The method of collection of the sputum is important. It should be produced away from other people, placed in a tightly covered labelled container and delivered to the laboratory as soon as possible. If TB is suspected, ideally three sputum . specimens should be collected within 24 hours: during the first consultation; by the person at home the next morning; and at the second consultation.
Two positive sputum smears are enough to confirm the diagnosis of TB.
If the first smear is positive and the second is negative (or vice versa), a third smear needs to be examined.
If the first smear is positive and the person does not return for the second consultation they need to be followed up and encouraged to return. Without treatment they will infect others and their own condition will get worse.
Health workers in areas without smear facilities need to look for clinical symptoms and history suggesting TB and refer the person to a health facility for screening.
One negative smear result is not enough to exclude a diagnosis of TB.
Smear microscopy requires well-trained laboratory workers and well-maintained equipment. Poorly trained staff or inadequate equipment can lead to over-diagnosis of smear negative and under-diagnosis of smear positive cases. Sputum smear microscopy is also used to check cure, which is based on smear conversion from positive to negative.
Sputum smear examination laboratory technique to screen sputum for TB, where acid fast bacilli (AFB) are stained red by the Ziehl Neelsen method, and then identified and counted using microscopy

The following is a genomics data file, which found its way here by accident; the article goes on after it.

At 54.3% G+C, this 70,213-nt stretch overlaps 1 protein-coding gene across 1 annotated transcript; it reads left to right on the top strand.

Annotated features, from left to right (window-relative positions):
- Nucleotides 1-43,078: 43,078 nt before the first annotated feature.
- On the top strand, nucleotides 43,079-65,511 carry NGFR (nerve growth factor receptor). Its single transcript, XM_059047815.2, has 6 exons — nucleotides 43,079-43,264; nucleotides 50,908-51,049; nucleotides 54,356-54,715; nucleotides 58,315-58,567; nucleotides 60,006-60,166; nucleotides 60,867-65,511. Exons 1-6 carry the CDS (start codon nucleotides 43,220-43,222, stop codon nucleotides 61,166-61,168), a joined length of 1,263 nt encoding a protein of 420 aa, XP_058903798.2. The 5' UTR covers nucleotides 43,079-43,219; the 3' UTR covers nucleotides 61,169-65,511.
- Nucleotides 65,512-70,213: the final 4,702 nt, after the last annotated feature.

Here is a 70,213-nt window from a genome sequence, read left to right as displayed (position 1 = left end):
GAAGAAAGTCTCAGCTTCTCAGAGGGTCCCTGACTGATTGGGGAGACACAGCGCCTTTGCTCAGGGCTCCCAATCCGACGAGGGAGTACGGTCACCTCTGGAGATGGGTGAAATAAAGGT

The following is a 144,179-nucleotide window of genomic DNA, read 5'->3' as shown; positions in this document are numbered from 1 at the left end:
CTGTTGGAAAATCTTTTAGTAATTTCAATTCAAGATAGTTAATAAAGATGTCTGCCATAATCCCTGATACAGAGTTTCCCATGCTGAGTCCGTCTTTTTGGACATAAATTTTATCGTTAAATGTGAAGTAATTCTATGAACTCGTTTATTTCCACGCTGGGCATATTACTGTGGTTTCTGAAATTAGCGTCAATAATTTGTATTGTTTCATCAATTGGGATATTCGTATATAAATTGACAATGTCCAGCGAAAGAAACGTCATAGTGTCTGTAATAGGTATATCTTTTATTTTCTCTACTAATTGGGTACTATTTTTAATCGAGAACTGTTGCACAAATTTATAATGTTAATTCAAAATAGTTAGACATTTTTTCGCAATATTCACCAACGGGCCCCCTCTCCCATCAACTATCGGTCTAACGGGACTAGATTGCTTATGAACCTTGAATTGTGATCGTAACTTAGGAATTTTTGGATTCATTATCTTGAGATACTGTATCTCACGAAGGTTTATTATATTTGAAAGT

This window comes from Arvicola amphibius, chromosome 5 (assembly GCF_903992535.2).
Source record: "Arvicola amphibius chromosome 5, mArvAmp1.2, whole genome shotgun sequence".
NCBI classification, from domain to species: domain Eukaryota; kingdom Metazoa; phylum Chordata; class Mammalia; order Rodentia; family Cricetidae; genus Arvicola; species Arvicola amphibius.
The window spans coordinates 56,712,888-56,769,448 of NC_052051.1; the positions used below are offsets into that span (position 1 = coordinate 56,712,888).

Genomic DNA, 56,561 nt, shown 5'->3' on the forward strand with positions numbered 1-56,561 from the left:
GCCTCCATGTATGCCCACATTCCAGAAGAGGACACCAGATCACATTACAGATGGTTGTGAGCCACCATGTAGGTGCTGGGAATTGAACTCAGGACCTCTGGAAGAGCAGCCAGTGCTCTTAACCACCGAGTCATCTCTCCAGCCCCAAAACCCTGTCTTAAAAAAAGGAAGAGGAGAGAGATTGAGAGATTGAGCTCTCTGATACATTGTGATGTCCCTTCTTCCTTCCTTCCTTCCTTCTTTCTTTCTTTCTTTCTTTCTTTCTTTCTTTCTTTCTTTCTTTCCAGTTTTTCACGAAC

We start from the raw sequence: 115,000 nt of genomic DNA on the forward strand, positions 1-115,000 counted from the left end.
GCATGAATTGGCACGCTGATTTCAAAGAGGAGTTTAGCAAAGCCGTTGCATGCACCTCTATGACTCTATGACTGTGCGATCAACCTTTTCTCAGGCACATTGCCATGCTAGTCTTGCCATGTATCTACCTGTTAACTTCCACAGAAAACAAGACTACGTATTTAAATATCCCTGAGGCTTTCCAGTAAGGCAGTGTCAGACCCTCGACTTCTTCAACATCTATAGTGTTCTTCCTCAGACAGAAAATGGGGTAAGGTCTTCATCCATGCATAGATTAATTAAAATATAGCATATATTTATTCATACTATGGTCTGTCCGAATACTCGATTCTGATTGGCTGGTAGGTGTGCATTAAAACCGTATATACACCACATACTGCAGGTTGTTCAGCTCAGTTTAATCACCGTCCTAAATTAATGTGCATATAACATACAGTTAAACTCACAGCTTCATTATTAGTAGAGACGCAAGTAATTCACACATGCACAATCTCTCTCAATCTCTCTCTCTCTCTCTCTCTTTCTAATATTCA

Smear positive TB at least two initial sputum smears positive for AFB or one AFB positive smear and one positive culture
Smear negative at least three negative smears, but TS suggestive symptoms and x-ray abnormalities or positive culture
Adherence person takes appropriate drug regimen for required time (also known as compliance)
New case a patient with sputum positive pulmonary TB who has never had treated for TB or has taken anti-TB drugs for less than 4 weeks
Relapse a patient who returns smear positive having previously been treated for TB and declared cured after the completion of their treatment
Failure case a patient who was initially smear positive who began treatment and who remained or became again smear positive at five months or later during the course of treatment
Return after default a patient who returns, sputum smear positive, after having left treatment for at least two months
Transfer in a patient recorded in another administrative area register and transferred into another area to continue treatment (treatment results should be reported to the district where the patient was initially registered)